In fact, the laws voted in that changed the legal status of retail marijuana in the state of Colorado don’t apply to those under 21 anyway, but let’s be candid: legalization has made weed considerably easier to acquire.
Problem is, it turns out that while there are good and bad effects to marijuana usage in adults, the scales are considerably further tipped to the “bad’ side when you’re under 21 and in particular when you’re under 18. Obviously there are still legal ramifications because you can still get busted for possession, but it’s the health issues that are far more concerning, and that’s why I wanted to write about it.
I’m not alone in this concern either: The Colorado Department of Public Health & Environment just launched pretty slick resources on the Good To Know website with lots of content created especially for Colorado parents to start talking to their kids about marijuana use.
My own experience with pot has been weird in as much as I’ve never tried it. Not as a teen growing up in beach communities in Southern California, not in college and not as an adult. I certainly have had hundreds of opportunities, but it’s just never had any allure to me. So it’s a bit difficult for me to related to the pressure my own teens (now 18 and 15) face in this regard, but particularly with the legalization, it’s really become more pervasive and more open, producing more opportunities for them to try it and less apparent consequences.
After all, “if it’s legal, how can there be any danger to it, Dad? If it was unhealthy, they wouldn’t have legalized it, right?”
The truth is that there are plenty of things that are legal, a well-established part of our culture and remarkably unhealthy. Alcohol, tobacco, and even some foods and food additives have reams of data to show how unhealthy they are. But that doesn’t change what I can pick up at the grocery store (beer? cigarettes? those are groceries?)
More concerning is that there’s lots of research now that shows the human brain is developing up until the age of 25 and that substance use, including marijuana, can have adverse impact on brains that are still growing. Kids might not care — and of course every teen is convinced they’re immortal and invincible — but us parents really do need to care, and that’s best done by being straight and honest with your child.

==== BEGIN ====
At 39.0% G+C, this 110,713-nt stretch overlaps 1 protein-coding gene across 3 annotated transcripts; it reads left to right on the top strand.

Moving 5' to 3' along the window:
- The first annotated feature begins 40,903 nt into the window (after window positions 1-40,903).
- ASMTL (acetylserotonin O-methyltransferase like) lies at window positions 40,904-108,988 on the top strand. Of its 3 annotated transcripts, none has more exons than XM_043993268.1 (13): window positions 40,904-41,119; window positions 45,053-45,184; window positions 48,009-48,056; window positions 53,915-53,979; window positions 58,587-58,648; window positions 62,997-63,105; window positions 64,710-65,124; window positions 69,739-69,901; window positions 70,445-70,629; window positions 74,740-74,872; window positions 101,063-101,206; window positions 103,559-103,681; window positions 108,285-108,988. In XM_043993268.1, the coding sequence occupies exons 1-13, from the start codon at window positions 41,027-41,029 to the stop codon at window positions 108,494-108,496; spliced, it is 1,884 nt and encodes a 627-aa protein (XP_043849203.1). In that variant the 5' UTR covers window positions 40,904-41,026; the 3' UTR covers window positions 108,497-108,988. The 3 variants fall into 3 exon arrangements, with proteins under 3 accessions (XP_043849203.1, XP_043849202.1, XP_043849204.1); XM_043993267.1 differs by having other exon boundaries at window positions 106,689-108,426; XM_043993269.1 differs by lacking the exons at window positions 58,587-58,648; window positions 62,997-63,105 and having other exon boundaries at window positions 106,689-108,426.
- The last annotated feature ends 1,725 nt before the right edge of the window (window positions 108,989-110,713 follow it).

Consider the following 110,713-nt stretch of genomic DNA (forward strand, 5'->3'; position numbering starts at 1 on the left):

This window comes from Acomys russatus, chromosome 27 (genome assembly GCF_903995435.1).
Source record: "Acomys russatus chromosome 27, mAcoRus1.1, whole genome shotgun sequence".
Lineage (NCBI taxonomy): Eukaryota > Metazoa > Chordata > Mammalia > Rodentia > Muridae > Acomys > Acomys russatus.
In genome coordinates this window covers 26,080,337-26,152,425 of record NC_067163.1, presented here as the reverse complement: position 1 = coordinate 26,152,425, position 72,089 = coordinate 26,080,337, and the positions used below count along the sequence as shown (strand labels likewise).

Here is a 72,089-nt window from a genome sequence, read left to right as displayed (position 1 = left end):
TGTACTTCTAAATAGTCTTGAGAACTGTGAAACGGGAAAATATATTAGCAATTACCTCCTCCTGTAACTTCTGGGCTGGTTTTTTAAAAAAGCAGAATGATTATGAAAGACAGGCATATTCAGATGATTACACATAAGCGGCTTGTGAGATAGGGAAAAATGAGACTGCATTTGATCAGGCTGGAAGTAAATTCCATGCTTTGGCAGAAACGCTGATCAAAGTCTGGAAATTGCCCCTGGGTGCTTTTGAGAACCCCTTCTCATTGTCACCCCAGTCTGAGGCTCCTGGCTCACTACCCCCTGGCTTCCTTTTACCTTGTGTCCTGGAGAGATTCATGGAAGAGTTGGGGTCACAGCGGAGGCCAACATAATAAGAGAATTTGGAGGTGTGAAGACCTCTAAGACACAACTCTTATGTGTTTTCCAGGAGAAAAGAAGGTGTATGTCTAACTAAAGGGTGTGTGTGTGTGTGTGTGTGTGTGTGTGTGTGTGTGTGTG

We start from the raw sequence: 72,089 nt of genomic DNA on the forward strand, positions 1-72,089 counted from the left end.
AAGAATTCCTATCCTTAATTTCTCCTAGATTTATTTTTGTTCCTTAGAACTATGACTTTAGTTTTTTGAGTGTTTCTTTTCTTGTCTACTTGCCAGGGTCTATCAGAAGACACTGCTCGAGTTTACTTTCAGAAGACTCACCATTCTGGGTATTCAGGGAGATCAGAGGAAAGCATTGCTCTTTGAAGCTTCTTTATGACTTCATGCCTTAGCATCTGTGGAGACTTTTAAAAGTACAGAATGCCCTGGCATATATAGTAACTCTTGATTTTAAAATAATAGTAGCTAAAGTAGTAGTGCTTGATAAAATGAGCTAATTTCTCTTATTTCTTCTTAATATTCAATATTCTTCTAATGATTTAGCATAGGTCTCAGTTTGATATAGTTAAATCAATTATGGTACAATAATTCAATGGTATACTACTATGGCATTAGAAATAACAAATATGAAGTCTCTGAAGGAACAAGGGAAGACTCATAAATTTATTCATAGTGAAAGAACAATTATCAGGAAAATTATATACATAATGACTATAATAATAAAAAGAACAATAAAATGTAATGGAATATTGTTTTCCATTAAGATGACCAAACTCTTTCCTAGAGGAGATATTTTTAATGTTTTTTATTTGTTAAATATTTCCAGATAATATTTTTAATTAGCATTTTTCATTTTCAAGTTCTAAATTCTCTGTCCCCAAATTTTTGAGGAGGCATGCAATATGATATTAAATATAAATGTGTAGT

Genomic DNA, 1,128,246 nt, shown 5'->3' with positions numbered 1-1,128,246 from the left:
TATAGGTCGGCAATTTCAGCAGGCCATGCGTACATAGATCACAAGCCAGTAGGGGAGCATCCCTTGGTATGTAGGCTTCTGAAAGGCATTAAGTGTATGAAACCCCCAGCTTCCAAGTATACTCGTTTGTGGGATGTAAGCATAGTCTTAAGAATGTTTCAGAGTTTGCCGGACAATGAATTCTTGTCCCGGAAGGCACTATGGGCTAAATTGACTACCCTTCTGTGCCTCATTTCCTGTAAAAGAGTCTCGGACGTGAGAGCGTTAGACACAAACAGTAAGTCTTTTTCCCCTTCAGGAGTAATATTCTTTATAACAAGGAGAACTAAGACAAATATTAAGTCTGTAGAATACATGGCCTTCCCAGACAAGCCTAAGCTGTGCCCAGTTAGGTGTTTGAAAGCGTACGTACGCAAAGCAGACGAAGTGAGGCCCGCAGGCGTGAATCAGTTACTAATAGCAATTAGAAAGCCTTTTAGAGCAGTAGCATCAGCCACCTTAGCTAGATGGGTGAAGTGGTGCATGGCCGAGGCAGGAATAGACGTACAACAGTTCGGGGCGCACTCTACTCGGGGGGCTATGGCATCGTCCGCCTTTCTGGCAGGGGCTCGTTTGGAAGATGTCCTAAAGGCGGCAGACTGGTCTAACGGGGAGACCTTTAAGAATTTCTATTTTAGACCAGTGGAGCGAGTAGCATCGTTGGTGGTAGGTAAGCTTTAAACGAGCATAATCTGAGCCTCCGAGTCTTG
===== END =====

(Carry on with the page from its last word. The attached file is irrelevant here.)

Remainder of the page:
Not harsh or critical, though. If you lose it and explode when your teen finally has the courage to admit that they’ve tried a few beers or a joint with buddies, they’ll likely shut down forever. I know firsthand when my teens admitted that they’ve made these sort of decisions (and yes, I’m being a bit vague here. Deliberately). I was straight with them that I was concerned, did not support it and thought it was a really bad idea, but I also said that I understood how in certain situations it can be incredibly hard to be the one kid who says “no”. But being true to yourself is more important than fitting in or being cool.
As the Good to Know campaign states it “youth do not respond well to messages that are perceived as preachy, overbearing or utilize scare tactics.” But let’s be frank too: In a culture that celebrates bad behavior and constantly parades the rewards of heavy partying, drug usage, getting high and buzzed, it really is up to us parents to make it clear that marijuana and the like are a bad idea for kids and teens, have serious negative consequences and are often a short-term buzz potentially at the cost of long-term happiness and success.
At the end of the day, however, our role as parents is to guide, to help our children grow and become the happy, successful adults we know that they can become. And that’s quite a job!
Disclaimer: This post is sponsored by Single Edition Media on behalf of the Colorado Department of Public Health & Environment.